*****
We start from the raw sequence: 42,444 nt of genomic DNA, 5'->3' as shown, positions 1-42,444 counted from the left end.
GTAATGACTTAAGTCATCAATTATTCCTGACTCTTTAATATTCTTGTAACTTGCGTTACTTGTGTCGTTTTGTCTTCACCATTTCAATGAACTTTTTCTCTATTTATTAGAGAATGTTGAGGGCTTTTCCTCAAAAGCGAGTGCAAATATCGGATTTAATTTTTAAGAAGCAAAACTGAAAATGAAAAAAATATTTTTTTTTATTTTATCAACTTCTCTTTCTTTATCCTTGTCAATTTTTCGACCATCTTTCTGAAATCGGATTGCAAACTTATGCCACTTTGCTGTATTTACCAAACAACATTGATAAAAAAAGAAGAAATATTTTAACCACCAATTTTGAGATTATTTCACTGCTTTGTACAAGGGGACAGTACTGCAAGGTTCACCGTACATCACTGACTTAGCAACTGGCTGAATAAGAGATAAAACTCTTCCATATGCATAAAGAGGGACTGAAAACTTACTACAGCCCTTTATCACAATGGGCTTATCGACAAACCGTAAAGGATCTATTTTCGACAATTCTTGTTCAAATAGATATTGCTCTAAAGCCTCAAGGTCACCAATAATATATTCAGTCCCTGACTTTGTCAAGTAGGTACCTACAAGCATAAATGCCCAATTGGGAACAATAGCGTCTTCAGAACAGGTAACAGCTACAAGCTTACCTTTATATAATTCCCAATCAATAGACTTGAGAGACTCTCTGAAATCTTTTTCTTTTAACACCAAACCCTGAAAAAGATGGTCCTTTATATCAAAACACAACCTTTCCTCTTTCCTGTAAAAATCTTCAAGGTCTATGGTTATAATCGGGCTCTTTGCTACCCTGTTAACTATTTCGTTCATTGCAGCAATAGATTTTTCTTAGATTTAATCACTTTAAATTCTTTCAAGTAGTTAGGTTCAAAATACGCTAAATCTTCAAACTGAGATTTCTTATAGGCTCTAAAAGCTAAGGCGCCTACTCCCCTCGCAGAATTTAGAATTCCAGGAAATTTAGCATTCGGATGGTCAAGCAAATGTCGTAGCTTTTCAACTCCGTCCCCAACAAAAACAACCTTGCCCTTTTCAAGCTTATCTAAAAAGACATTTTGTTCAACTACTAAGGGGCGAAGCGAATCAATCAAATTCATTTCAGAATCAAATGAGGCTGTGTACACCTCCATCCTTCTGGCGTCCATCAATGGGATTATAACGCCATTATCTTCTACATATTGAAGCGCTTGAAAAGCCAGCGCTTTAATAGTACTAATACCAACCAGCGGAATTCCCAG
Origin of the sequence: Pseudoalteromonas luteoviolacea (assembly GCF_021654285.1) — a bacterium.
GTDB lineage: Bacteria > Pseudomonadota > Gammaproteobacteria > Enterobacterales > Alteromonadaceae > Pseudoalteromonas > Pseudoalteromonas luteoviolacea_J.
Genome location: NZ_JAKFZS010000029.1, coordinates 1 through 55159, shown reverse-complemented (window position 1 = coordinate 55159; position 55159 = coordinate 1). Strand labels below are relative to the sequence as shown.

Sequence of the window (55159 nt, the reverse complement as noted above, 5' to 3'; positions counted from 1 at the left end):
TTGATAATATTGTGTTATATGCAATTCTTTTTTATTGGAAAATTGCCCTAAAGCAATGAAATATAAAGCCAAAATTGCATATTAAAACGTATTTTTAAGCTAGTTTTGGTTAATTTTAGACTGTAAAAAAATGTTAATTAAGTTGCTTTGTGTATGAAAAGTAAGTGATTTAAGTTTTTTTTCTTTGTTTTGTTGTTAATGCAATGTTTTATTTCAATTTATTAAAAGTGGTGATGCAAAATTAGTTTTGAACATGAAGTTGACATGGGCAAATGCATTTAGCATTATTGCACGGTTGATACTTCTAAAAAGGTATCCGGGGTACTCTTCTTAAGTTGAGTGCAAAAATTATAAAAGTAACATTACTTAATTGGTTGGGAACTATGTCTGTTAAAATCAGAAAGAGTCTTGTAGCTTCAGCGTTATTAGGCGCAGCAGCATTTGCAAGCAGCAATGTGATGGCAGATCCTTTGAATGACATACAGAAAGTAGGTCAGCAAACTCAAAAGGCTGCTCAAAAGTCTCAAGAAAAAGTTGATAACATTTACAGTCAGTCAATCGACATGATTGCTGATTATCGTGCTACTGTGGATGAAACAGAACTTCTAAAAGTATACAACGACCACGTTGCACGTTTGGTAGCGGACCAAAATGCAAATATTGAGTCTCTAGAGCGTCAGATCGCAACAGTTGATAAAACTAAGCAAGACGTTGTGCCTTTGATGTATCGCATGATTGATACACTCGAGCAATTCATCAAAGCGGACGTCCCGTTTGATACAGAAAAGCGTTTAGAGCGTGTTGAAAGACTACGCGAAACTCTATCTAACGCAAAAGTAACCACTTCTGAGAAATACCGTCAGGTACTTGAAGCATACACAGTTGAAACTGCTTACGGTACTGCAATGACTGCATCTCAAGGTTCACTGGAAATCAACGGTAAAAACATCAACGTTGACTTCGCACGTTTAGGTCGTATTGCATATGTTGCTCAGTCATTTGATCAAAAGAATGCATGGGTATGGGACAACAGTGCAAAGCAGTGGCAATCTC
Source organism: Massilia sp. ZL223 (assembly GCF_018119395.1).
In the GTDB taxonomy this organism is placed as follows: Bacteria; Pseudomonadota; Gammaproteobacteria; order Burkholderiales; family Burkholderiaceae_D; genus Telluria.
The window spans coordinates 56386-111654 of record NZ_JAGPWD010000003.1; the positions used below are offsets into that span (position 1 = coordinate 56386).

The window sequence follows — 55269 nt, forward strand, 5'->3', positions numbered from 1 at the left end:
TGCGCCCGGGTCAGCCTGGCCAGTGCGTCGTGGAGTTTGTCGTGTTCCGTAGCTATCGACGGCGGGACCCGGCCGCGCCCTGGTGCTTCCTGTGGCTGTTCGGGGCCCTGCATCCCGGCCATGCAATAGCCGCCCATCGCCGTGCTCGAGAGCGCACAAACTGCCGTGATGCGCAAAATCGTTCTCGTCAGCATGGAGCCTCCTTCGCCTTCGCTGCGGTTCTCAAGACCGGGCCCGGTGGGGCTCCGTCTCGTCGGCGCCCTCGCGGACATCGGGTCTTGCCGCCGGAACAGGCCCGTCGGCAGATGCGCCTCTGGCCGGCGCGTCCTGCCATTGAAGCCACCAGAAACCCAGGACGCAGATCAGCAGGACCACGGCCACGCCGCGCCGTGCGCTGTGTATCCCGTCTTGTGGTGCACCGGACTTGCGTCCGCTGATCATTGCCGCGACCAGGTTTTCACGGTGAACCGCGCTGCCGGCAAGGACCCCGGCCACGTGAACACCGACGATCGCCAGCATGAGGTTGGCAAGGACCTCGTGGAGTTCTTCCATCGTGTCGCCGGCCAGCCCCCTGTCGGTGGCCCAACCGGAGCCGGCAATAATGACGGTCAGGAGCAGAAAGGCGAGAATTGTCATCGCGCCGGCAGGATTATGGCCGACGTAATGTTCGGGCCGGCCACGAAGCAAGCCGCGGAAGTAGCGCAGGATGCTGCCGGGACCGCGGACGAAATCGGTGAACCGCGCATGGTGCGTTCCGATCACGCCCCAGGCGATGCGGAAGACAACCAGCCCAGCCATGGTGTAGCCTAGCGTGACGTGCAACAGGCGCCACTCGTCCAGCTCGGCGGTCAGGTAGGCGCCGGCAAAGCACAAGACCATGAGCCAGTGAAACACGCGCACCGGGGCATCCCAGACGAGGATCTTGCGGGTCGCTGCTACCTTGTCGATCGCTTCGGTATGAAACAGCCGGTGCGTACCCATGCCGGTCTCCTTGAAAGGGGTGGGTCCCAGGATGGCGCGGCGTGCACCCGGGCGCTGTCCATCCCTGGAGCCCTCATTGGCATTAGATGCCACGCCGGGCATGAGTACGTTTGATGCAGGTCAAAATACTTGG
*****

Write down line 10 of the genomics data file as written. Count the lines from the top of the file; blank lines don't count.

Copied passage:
The window spans coordinates 56386-111654 of record NZ_JAGPWD010000003.1; the positions used below are offsets into that span (position 1 = coordinate 56386).